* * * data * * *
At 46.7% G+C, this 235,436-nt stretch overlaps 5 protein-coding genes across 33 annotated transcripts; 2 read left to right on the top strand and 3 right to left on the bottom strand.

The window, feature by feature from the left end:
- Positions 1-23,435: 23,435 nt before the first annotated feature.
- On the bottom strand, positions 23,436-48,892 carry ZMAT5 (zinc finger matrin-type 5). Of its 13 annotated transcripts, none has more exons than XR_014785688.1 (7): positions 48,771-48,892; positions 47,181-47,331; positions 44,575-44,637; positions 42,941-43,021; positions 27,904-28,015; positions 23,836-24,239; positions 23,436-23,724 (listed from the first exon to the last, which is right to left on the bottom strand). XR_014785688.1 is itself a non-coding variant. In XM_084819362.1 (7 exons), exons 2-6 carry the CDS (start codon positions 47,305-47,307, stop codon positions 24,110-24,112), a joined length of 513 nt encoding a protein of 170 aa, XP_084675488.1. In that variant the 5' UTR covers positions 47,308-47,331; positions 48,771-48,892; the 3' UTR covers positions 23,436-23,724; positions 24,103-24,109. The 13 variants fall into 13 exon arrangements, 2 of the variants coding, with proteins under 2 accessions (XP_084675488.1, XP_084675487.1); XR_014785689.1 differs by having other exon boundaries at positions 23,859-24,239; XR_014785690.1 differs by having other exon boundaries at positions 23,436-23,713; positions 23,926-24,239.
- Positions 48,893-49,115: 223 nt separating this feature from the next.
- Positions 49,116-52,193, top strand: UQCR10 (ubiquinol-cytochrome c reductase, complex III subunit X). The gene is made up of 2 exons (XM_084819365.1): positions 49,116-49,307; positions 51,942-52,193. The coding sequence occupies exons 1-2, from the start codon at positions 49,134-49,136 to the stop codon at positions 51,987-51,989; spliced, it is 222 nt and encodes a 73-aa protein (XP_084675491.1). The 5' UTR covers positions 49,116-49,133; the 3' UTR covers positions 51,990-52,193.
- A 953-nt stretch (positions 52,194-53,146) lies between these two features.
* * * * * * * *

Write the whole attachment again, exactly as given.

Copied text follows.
At 46.7% G+C, this 235,436-nt stretch overlaps 5 protein-coding genes across 33 annotated transcripts; 2 read left to right on the top strand and 3 right to left on the bottom strand.

The window, feature by feature from the left end:
- Positions 1-23,435: 23,435 nt before the first annotated feature.
- On the bottom strand, positions 23,436-48,892 carry ZMAT5 (zinc finger matrin-type 5). Of its 13 annotated transcripts, none has more exons than XR_014785688.1 (7): positions 48,771-48,892; positions 47,181-47,331; positions 44,575-44,637; positions 42,941-43,021; positions 27,904-28,015; positions 23,836-24,239; positions 23,436-23,724 (listed from the first exon to the last, which is right to left on the bottom strand). XR_014785688.1 is itself a non-coding variant. In XM_084819362.1 (7 exons), exons 2-6 carry the CDS (start codon positions 47,305-47,307, stop codon positions 24,110-24,112), a joined length of 513 nt encoding a protein of 170 aa, XP_084675488.1. In that variant the 5' UTR covers positions 47,308-47,331; positions 48,771-48,892; the 3' UTR covers positions 23,436-23,724; positions 24,103-24,109. The 13 variants fall into 13 exon arrangements, 2 of the variants coding, with proteins under 2 accessions (XP_084675488.1, XP_084675487.1); XR_014785689.1 differs by having other exon boundaries at positions 23,859-24,239; XR_014785690.1 differs by having other exon boundaries at positions 23,436-23,713; positions 23,926-24,239.
- Positions 48,893-49,115: 223 nt separating this feature from the next.
- Positions 49,116-52,193, top strand: UQCR10 (ubiquinol-cytochrome c reductase, complex III subunit X). The gene is made up of 2 exons (XM_084819365.1): positions 49,116-49,307; positions 51,942-52,193. The coding sequence occupies exons 1-2, from the start codon at positions 49,134-49,136 to the stop codon at positions 51,987-51,989; spliced, it is 222 nt and encodes a 73-aa protein (XP_084675491.1). The 5' UTR covers positions 49,116-49,133; the 3' UTR covers positions 51,990-52,193.
- A 953-nt stretch (positions 52,194-53,146) lies between these two features.